The state department told schools to continue giving students numerical grades for remote work but to average those scores with their third-quarter ones so this portion of the school year will have less of an impact on final grades. They did not tell districts how to grade students but encouraged some leniency.
Remote learning has emphasized several issues that existed before the pandemic – a digital divide between students who have resources and those who do not, the need for parent participation in student learning, and the idea that teachers can only do so much in or out of the classroom to keep students engaged.
But the coronavirus pandemic has added greater emphasis to those problems.
"Even in the best of situations, there's always students who are less engaged," Smith said. "In the classroom, if I give a classwork assignment during class time, I can go stand over those students that I need to stand over."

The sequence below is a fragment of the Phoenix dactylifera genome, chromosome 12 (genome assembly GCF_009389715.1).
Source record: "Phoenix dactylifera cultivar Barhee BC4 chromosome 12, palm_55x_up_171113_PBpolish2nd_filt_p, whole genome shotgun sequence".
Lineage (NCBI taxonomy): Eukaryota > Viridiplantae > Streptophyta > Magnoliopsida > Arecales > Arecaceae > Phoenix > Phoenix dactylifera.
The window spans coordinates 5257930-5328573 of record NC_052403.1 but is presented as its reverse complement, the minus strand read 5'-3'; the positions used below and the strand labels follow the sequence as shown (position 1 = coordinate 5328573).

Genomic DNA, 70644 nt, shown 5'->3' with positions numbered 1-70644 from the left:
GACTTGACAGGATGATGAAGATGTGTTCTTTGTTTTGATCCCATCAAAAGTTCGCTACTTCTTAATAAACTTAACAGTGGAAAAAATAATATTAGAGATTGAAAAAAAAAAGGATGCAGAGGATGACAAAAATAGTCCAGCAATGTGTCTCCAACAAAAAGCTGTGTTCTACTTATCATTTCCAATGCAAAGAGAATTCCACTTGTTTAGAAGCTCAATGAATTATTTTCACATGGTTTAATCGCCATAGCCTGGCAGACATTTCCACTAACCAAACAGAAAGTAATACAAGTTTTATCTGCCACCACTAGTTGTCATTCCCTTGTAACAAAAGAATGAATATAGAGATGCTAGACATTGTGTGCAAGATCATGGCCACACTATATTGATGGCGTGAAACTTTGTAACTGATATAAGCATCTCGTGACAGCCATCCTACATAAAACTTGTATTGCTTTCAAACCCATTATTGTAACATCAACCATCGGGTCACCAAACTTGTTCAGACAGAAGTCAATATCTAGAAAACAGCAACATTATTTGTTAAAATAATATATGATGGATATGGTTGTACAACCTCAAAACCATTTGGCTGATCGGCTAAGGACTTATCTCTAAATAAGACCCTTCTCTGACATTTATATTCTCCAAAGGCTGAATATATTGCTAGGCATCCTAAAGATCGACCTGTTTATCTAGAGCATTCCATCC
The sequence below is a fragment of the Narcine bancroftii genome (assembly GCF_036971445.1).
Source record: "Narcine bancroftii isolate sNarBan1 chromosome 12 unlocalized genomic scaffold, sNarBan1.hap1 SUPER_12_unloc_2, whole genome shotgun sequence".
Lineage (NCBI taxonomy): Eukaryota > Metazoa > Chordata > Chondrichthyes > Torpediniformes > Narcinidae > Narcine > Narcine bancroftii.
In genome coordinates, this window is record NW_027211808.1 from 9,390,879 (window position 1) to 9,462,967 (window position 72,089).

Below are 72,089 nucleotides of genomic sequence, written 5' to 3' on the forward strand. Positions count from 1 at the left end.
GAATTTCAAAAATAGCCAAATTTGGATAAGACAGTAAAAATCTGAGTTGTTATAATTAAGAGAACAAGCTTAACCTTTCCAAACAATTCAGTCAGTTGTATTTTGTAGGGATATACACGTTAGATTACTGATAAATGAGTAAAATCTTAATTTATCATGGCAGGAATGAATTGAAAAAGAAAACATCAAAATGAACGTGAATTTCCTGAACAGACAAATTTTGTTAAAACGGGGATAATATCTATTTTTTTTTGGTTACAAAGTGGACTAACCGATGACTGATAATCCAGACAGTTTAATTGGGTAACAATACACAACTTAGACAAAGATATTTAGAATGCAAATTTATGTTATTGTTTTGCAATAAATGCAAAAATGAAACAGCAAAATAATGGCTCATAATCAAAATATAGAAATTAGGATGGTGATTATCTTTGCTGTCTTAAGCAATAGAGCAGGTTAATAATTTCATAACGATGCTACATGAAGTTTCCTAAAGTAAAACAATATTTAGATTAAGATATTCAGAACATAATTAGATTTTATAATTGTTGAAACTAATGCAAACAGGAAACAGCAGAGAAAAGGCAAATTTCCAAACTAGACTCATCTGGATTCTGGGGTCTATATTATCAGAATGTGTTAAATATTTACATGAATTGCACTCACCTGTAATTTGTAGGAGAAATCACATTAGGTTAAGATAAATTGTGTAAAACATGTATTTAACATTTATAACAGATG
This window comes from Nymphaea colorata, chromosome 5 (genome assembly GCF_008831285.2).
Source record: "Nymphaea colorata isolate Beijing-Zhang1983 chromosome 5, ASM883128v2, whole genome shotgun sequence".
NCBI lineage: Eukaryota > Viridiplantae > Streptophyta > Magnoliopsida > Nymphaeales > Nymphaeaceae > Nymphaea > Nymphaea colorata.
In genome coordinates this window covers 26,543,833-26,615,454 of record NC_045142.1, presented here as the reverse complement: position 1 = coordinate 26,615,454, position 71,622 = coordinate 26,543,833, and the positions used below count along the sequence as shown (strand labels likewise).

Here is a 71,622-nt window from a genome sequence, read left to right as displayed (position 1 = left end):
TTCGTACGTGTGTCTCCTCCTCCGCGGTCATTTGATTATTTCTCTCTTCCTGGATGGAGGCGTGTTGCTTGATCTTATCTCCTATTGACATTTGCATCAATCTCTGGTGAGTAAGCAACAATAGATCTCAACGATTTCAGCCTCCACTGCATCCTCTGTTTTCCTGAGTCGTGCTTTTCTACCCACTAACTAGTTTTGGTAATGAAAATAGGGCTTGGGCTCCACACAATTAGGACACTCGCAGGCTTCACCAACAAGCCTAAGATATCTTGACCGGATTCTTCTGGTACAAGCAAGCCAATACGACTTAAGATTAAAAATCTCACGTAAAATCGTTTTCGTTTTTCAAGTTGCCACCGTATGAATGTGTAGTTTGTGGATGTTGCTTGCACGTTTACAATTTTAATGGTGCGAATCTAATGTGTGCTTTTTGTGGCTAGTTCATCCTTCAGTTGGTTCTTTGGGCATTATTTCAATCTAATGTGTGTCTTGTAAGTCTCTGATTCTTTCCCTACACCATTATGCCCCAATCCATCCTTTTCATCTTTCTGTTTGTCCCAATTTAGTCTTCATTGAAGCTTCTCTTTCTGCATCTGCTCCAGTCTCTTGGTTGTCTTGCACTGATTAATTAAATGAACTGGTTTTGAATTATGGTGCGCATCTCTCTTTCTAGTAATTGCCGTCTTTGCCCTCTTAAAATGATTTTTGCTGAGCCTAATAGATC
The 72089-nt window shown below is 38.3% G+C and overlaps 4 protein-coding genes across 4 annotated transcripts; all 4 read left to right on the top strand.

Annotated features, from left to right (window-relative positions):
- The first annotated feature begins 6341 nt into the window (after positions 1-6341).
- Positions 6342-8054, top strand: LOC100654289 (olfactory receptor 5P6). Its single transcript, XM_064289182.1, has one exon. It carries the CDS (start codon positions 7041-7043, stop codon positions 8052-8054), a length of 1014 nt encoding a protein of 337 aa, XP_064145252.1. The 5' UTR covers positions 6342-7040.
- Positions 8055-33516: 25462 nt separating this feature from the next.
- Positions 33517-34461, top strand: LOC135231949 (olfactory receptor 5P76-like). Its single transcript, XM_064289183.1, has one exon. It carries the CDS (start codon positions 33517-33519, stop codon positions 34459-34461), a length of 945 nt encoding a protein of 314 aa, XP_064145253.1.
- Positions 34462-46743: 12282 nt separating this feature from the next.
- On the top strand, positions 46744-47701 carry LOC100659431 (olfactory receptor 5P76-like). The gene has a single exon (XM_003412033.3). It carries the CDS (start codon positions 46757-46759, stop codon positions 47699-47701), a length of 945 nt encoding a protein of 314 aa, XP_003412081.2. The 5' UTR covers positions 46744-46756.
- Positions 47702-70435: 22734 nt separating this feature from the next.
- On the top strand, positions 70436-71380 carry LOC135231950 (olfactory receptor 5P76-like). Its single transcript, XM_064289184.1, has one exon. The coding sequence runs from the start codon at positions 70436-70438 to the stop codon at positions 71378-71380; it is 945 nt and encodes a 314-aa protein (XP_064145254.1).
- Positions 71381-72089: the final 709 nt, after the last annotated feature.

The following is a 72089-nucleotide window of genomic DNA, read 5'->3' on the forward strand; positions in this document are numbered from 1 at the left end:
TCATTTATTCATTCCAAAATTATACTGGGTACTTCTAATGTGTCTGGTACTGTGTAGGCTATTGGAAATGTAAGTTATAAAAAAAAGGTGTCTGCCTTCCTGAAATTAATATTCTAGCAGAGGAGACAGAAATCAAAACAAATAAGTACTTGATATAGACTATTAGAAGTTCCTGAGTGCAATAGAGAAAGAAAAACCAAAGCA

In a statement, the SC for Ed teacher advocacy group's board said the amount of work put on teachers to create virtual lesson plans, teach online classes, grade assignments as they come in rather than when they are due and contact families of students who aren't submitting work is leading to burnout.
"For so long the blame for student failure has fallen on the teacher and there has been very little responsibility placed on the student for their own success. To an extent, we are seeing the results of that ideology today as many of us across the state are not seeing student work submitted or students attending online meetings regularly," the statement said. "There are clear issues of equity at play here that cannot be dismissed, and teachers are understanding of this, particularly when families reach out with that information."
In the back of so many minds is the question about fall – whether classes will be held inside schools and what that would look like. If buildings are closed at the start of next school year, teachers may have to educate some students virtually whom they have never met.